Anish Kapoor's "Descent into Limbo" lived up to its name when a man accidentally tumbled into the exhibit in Portugal. The man fell several feet down after mistaking the hole for a black circle painted on the ground.
A visitor to a museum in Portugal was injured last week after he mistook an art installation by British sculptor Anish Kapoor for an optical illusion and fell into a pit.
The incident concerned Kapoor's 1992 installation "Descent into Limbo," which is being shown along with several other works by Kapoor in the Serralves Museum in Porto.
The "Descent into Limbo" has visitors enter a gray building, where they then encounter a 2.5-meter-deep (8-foot-deep) hole. The hole is painted with black pigment, making its depth difficult to perceive.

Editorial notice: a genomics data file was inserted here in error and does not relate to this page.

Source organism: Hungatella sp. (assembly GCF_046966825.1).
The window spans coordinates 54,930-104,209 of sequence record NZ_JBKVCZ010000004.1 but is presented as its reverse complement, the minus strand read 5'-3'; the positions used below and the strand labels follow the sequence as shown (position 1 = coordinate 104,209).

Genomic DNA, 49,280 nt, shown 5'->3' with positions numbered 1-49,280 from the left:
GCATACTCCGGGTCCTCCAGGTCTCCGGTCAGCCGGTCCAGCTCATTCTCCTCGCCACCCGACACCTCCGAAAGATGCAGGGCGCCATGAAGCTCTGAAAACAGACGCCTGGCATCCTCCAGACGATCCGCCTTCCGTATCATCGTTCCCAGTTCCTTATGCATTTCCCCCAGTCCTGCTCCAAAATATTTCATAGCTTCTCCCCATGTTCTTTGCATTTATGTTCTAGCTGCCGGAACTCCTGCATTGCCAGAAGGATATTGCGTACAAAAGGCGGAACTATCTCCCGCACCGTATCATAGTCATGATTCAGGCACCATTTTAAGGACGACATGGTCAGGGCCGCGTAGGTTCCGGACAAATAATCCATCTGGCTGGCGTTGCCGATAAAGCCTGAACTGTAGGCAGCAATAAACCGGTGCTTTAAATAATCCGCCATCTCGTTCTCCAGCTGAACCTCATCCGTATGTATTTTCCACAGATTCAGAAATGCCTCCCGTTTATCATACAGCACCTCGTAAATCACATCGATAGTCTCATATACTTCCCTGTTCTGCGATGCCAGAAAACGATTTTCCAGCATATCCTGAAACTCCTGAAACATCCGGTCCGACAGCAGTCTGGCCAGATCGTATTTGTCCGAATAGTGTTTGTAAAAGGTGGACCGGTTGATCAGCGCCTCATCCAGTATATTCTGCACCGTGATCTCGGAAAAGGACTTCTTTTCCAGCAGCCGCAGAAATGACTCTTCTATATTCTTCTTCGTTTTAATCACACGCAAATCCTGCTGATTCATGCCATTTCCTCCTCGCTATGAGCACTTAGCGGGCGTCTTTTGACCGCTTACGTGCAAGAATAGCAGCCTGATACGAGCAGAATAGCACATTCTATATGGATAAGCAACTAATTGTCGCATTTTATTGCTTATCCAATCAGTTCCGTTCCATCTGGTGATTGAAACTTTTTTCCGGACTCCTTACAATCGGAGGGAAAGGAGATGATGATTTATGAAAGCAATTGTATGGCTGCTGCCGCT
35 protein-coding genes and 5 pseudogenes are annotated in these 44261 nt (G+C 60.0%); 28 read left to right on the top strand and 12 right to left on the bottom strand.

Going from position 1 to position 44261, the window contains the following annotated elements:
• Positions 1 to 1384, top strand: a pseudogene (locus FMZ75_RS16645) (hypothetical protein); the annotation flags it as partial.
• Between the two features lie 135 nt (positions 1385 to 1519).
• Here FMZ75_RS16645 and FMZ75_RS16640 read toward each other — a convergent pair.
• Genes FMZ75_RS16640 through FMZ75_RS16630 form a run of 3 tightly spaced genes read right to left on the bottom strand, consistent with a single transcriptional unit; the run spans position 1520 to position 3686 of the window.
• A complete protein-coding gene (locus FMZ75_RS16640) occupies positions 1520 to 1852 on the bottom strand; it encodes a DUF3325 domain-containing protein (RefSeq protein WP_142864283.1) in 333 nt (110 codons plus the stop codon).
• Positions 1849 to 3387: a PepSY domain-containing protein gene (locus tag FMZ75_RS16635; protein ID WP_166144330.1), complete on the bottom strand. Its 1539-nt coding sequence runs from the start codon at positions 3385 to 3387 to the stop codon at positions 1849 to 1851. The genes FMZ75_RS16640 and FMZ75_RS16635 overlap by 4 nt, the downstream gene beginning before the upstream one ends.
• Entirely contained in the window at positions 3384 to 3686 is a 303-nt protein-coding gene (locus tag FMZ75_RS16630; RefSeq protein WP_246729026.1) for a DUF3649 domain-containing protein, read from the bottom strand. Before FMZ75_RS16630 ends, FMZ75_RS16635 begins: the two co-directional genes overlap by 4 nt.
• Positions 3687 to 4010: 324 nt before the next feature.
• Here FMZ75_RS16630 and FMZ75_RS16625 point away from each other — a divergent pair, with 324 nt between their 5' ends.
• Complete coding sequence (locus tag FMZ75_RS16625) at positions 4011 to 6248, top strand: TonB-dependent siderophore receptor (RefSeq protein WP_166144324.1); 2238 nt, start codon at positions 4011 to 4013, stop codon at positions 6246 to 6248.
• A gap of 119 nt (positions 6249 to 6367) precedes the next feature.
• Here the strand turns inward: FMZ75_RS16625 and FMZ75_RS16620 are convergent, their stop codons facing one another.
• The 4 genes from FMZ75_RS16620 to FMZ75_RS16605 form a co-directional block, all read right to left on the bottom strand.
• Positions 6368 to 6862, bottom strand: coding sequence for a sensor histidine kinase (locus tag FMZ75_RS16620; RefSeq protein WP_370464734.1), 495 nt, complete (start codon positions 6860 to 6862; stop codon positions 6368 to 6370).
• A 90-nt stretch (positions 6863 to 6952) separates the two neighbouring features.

Thinking the work of art was a black circle painted on the floor, a 60-year-old Italian man attempted to walk near the piece, only to fall several feet into the hole, according to Portuguese newspaper Publico, who first reported on the accident. The man was treated at a nearby hospital for his injuries.
The museum has temporarily closed the exhibit while it works on reinforcing safety measures to reduce risks to visitors. The exhibit already has several signs warning people about the hole as well as a staff member who is present to keep an eye on the visitors.
Kapoor is known for working with perspective-bending materials in his works, which include his 2006 sculpture "Cloud Gate" (also known as "The Bean") in the US city of Chicago.
In 2016, Kapoor purchased the exclusive rights to use Vantablack, a substance created by British researchers, in artistic works. Vantablack is a series of nanotubes that reflect little to no light, making it one of the darkest substances on Earth.
It was unclear whether Vantablack was used in the "Descent into Limbo" installation.